But the camps quickly become petri dishes, and the explosive growth of the foreign implantations is sometimes dazzling. By the time government supporters report the camp invaders it’s too late. And what can the government do anyhow? Guns appear everywhere, and suddenly it’s no longer ‘nicely nicely’ polite treatment from the Islamic brothers. Residents are told they must help liberate the camp from the Assad regime or face the wrath of Allah. Consequently, fleeing for one’s life becomes of utmost urgency, often literally as the snipers arrive and intense fighting and rooftop targeting ensues.

So what happens next to the Palestinian camps in Syria? Is a hopeful, positive or peaceful resolution possible? This observer’s two-cents worth of analysis suggests that the answer is no. The camps will stay largely under the domination, militarily and socially, of the jihadist elements that continue building fortifications and ‘digging in.’ What is happening is a God-awful calamity, one being foisted upon those whose only prayers and wishes are to leave Syria and return home to reclaim their stolen lands.

A central question is the precarious situation in Yarmouk and the fate of the 18-20 percent of its population still remaining. These are people risking their lives daily trying to avoid snipers from both sides. One can hear speculation on the prospects that the Syrian Army, aided by Hezbollah, will move on Yarmouk to try and expel the rebel militia. Some PLO officials with offices inside the Yarmouk neighborhood claim that Ahmad Jibril’s PFLP-GC is being beefed up and armed by the government with more than just AK47’s and RPG’s. Last winter, some of Jibril’s forces were expelled when they tried to eject the foreign militia, while others, as mentioned above, went over to the opposite side. At the same time, three PFLP-GC commanders quit over tactics while questioning Jibril’s decision to violate the camp’s neutrality, a decision leading to the destruction of parts of Yarmouk.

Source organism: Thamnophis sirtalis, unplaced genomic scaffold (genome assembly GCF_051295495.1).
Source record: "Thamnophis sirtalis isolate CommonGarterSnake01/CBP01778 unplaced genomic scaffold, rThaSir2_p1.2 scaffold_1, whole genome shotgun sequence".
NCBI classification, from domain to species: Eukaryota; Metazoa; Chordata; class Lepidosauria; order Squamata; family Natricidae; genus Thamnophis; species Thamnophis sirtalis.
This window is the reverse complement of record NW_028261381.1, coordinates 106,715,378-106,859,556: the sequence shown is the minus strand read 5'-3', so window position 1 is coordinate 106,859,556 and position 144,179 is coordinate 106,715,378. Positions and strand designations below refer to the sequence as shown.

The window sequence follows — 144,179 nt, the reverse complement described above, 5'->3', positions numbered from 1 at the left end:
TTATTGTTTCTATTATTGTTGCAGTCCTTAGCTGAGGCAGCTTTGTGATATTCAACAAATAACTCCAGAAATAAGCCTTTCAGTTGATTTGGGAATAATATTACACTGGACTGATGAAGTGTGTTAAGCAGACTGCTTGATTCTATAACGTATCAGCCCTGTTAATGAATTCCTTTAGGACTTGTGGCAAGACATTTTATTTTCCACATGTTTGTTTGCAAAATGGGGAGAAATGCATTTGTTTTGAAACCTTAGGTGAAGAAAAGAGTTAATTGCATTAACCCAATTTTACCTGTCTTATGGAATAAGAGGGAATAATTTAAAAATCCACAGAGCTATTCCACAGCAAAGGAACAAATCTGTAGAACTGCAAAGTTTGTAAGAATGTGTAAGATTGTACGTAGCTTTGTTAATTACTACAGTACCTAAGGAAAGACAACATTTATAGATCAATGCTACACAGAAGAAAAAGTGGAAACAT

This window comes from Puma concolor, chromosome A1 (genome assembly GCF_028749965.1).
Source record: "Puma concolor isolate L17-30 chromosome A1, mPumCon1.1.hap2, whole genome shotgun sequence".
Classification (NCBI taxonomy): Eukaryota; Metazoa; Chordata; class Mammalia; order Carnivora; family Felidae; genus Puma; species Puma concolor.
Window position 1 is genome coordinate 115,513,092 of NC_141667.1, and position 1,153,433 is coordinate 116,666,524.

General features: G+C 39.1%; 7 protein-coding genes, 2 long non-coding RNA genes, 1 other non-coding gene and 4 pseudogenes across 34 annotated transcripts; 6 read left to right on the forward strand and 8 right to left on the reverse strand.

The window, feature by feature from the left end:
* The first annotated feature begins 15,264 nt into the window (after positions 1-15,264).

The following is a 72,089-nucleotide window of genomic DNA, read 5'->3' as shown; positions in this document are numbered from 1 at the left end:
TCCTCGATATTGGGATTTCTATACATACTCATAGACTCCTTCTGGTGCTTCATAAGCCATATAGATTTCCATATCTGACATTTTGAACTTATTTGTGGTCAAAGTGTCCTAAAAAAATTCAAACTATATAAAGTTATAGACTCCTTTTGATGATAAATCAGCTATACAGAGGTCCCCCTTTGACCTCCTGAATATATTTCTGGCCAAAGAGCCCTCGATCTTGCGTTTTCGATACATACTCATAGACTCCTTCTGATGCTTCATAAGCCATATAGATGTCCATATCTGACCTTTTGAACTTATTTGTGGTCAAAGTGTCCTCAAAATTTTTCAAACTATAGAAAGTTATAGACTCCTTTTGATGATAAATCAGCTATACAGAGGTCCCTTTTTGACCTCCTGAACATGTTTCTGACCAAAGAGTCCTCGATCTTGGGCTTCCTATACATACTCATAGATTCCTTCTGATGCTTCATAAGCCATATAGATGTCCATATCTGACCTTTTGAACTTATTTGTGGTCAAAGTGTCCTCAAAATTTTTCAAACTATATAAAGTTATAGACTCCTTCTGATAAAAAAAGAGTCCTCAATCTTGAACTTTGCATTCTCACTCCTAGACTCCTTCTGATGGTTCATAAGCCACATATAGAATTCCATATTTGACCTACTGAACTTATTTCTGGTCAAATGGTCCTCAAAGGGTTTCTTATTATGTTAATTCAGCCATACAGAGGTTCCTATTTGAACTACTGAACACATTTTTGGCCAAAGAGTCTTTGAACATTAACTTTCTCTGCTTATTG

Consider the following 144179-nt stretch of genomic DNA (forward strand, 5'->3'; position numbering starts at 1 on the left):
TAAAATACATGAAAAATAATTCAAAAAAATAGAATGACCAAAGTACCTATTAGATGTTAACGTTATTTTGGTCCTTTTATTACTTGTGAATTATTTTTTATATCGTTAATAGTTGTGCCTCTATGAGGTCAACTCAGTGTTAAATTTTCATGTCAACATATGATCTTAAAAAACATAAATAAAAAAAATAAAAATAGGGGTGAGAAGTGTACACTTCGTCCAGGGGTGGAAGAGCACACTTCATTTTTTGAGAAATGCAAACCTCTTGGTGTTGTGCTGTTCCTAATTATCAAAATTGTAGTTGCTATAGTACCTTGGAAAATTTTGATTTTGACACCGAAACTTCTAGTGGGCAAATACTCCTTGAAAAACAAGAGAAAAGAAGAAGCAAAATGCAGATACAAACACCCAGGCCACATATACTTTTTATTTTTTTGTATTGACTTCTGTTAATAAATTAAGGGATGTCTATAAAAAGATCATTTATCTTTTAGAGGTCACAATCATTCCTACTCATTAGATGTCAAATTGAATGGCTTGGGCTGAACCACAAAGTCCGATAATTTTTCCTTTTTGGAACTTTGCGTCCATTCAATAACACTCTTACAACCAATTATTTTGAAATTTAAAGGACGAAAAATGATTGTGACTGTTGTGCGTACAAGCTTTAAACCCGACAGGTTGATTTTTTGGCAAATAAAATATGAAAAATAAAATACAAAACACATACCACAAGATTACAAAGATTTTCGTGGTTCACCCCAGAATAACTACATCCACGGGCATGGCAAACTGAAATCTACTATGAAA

As to speculation on the possibility of the Syrian government and/or Hezbollah moving to eject the foreign forces from Yarmouk, this observer does not give the reports much credit. The Syrian Army has more urgent and prioritized battles being waged today, with others being planned. Hezbollah, likewise, is facing challenges at present, and fighting in Yarmouk against unknown numbers of rebel militia would surely add to them. Moreover, any force invading a Palestinian camp faces being roundly condemned over violations of the Cairo agreement forbidding host governments from entering UNRWA refugee camps.

This observer and contacts in the Palestinian community cannot verify the recent report for a foreign media source that al Nusra has fled Yarmouk and is on the run. On the run from whom? Currently they are not being seriously challenged. On the contrary, the al-Qeada affiliates are busy digging more tunnels under the camps to store weapons and move freely. Their ranks are growing not dwindling.

Grim as it sounds, they who reside in Syria’s camps, along with the 12 million Palestinian refugees worldwide, will continue to be at the mercy of events they had no part in creating. It is a fate they share at this moment with much of the rest of Syria’s population, and things are not likely to improve in the immediate term.

But on a more positive note, the Palestinians of Syria persist in their resistance and opposition to the illegal occupation of their country. Theirs is a determination to return to their homeland that simply will not fade or wither, and speaking with Palestinian refugees these past several days in Damascus and Homs has convinced this observer more than ever that on this they will not retreat a single inch—and that in time they will liberate their country.